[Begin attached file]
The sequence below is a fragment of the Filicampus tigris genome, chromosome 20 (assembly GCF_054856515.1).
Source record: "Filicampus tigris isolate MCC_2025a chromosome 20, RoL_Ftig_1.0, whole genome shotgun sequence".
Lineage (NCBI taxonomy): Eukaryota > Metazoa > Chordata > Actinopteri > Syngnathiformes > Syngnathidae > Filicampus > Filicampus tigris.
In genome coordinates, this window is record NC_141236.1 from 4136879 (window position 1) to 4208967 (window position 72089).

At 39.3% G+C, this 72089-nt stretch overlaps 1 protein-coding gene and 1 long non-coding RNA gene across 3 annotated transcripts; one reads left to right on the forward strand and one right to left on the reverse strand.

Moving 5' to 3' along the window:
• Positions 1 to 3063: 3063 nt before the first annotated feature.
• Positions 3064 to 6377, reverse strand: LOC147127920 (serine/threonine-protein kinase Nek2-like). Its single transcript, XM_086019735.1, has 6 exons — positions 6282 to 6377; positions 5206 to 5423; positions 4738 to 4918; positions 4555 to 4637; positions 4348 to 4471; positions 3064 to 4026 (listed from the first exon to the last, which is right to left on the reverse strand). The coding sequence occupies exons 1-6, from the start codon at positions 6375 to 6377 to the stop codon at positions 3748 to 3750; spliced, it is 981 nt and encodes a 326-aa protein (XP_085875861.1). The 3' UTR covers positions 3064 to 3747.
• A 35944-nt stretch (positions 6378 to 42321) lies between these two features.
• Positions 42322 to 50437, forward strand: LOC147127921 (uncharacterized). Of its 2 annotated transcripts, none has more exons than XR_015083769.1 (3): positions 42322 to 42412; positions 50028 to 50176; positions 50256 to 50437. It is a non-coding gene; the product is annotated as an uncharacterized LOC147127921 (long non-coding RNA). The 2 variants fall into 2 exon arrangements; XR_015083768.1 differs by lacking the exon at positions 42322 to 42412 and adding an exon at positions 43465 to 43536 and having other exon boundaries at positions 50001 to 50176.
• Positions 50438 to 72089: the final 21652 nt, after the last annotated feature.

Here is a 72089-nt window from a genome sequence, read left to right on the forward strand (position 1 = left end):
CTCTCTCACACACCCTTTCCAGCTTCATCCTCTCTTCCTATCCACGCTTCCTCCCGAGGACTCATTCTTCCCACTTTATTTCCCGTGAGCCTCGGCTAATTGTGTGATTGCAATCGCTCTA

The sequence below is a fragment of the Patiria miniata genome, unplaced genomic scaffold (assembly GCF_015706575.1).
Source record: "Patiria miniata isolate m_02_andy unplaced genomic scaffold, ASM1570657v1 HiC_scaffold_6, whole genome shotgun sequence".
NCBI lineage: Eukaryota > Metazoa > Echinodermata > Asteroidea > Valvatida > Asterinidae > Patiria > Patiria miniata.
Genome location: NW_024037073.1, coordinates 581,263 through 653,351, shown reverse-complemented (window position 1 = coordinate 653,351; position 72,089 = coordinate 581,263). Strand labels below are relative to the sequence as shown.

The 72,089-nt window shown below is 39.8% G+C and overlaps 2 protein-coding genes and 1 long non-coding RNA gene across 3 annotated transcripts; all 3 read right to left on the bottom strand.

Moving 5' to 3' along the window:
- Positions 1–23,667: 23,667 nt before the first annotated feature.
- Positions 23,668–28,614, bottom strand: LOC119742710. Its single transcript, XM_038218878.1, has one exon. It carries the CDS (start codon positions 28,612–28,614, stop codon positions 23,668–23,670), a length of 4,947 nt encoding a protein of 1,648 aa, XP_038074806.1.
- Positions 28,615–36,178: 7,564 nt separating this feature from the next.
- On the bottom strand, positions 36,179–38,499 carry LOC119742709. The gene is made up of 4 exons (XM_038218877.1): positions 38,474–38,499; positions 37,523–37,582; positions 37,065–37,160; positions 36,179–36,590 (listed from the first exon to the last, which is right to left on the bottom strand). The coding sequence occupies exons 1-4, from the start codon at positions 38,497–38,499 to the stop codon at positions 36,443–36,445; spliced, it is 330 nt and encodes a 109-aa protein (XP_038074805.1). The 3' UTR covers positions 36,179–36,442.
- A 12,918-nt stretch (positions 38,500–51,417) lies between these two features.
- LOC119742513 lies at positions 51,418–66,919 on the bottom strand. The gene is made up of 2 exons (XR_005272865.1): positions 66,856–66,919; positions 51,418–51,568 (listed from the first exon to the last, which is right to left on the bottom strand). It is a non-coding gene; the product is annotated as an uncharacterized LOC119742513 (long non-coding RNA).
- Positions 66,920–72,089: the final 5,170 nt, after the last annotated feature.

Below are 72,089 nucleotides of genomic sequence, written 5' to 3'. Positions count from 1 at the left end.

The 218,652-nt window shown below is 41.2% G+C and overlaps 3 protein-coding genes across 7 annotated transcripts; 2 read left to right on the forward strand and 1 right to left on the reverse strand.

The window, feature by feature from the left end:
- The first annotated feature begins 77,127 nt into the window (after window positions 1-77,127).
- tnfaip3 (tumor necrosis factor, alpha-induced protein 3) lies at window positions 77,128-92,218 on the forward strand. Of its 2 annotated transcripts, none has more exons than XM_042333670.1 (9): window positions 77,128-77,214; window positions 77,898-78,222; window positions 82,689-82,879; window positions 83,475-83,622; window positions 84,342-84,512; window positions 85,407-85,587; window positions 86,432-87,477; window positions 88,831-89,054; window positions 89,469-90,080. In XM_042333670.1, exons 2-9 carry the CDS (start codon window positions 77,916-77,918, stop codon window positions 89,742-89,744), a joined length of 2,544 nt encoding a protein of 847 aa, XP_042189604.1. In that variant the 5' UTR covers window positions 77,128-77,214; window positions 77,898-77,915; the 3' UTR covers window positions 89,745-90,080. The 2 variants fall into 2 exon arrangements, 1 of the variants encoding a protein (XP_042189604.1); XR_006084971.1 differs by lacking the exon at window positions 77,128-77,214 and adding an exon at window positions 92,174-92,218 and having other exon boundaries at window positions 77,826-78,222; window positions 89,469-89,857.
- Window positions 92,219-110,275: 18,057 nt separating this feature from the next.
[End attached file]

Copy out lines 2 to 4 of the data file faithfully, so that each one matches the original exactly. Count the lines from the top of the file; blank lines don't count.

Source record: "Filicampus tigris isolate MCC_2025a chromosome 20, RoL_Ftig_1.0, whole genome shotgun sequence".
Lineage (NCBI taxonomy): Eukaryota > Metazoa > Chordata > Actinopteri > Syngnathiformes > Syngnathidae > Filicampus > Filicampus tigris.
In genome coordinates, this window is record NC_141236.1 from 4136879 (window position 1) to 4208967 (window position 72089).